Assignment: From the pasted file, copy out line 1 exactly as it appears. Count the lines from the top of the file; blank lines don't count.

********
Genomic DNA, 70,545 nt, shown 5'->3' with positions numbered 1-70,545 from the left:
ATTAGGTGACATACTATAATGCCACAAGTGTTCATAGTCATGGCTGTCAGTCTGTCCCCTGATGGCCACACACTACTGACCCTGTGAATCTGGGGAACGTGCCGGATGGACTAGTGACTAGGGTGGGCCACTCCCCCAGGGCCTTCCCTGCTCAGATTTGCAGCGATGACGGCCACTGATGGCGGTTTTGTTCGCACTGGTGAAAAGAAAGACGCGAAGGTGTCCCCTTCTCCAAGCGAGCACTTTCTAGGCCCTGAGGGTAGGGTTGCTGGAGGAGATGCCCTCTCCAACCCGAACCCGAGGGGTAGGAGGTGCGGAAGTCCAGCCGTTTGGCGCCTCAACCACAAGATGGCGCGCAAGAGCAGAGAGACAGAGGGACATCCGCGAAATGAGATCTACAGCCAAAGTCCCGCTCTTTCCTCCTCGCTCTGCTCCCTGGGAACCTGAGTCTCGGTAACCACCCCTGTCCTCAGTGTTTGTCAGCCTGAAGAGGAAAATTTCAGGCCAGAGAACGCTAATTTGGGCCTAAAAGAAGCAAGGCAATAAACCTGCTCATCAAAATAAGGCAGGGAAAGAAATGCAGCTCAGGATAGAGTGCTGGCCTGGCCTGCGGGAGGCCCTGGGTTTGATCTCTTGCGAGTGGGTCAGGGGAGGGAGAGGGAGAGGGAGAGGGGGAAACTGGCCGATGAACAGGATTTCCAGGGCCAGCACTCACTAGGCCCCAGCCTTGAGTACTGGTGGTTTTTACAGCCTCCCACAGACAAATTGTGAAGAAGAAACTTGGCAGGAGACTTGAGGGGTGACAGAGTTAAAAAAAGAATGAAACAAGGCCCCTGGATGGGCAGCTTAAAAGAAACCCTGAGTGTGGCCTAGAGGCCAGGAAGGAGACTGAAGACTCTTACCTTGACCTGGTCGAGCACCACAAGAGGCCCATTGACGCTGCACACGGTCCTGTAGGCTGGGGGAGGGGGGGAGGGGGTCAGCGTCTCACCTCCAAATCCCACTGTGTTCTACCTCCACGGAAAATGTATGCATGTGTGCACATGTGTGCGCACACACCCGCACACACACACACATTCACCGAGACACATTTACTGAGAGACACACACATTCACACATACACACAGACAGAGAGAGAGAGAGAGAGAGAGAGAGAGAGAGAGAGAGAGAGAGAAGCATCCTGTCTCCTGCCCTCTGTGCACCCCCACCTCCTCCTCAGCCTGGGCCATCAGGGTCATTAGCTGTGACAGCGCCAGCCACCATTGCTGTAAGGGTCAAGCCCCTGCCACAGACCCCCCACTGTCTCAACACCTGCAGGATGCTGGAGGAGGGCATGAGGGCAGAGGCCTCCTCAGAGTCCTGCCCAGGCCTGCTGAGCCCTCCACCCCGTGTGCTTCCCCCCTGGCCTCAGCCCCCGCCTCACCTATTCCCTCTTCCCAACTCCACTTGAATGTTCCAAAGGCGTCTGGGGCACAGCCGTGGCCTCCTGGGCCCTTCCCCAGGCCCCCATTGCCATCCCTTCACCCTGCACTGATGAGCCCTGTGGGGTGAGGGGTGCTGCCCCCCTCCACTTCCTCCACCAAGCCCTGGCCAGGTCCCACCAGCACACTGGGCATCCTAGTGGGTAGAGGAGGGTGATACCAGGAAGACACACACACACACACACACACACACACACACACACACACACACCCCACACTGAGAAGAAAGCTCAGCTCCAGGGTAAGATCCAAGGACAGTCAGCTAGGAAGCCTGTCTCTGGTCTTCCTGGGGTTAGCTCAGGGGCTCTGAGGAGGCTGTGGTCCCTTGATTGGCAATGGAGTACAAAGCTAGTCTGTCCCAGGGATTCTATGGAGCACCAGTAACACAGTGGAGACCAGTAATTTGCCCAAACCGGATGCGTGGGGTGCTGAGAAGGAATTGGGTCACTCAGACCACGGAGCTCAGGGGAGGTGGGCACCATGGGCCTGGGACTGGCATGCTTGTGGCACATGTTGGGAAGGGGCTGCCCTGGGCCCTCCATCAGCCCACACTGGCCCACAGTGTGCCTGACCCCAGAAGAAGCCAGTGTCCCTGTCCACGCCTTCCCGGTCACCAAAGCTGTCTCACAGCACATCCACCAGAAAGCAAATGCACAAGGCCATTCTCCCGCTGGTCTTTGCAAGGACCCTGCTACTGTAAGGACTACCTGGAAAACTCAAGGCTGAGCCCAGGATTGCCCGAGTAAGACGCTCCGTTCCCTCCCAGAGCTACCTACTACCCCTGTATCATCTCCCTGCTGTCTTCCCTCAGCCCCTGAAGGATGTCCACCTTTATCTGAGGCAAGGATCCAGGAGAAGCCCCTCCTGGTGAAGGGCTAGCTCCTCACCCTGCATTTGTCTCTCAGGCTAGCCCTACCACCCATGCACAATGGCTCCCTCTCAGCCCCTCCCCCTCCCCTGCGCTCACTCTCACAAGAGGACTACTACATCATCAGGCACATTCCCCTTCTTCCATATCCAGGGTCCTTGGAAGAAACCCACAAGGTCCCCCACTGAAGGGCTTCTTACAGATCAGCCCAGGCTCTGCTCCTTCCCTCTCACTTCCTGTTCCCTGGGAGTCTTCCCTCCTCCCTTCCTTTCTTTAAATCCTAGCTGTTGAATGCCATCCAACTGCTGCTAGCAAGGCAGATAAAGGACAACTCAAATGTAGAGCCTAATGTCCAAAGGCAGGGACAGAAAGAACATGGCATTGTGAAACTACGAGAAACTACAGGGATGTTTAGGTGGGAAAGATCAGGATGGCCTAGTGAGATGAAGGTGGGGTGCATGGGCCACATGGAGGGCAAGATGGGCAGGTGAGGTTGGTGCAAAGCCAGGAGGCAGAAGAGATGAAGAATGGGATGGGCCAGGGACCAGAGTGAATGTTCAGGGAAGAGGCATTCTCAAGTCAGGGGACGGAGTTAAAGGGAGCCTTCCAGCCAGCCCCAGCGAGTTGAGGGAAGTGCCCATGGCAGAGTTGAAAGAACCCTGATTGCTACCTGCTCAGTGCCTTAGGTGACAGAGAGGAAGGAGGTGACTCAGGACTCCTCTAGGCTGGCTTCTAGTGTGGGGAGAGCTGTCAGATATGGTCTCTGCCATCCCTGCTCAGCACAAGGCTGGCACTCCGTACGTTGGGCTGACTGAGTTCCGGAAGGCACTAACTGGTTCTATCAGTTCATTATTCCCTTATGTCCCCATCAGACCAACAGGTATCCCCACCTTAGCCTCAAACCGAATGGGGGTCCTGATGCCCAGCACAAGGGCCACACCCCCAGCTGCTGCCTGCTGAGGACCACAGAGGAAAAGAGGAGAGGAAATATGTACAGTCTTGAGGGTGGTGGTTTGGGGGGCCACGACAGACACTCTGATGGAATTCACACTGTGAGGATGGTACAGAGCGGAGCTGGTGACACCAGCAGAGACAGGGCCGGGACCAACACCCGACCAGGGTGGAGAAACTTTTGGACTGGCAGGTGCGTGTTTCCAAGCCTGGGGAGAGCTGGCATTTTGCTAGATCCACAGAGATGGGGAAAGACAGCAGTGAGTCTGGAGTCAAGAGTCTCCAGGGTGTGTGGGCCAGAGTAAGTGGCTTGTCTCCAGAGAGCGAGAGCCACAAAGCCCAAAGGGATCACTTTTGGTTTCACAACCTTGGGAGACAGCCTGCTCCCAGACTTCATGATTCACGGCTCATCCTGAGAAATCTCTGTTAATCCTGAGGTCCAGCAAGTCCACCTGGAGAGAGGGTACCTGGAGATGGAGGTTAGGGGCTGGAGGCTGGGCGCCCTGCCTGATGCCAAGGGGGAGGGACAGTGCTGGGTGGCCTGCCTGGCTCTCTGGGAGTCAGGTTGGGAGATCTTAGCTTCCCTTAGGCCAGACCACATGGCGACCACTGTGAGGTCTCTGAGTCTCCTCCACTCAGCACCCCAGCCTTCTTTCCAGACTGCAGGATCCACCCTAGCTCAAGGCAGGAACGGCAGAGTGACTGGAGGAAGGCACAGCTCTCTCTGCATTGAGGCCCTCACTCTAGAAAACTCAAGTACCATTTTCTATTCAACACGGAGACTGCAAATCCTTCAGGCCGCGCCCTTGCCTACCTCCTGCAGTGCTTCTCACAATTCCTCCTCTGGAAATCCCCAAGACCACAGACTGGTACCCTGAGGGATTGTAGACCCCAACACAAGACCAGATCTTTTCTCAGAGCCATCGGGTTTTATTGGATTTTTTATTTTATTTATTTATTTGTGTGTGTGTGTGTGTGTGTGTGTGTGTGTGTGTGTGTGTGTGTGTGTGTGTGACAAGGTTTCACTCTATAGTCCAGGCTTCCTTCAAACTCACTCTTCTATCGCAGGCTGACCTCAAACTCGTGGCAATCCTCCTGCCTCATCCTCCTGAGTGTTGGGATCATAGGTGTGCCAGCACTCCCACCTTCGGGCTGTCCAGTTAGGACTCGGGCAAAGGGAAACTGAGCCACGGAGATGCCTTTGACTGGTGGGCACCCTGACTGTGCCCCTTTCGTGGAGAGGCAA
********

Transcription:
Genomic DNA, 70,545 nt, shown 5'->3' with positions numbered 1-70,545 from the left: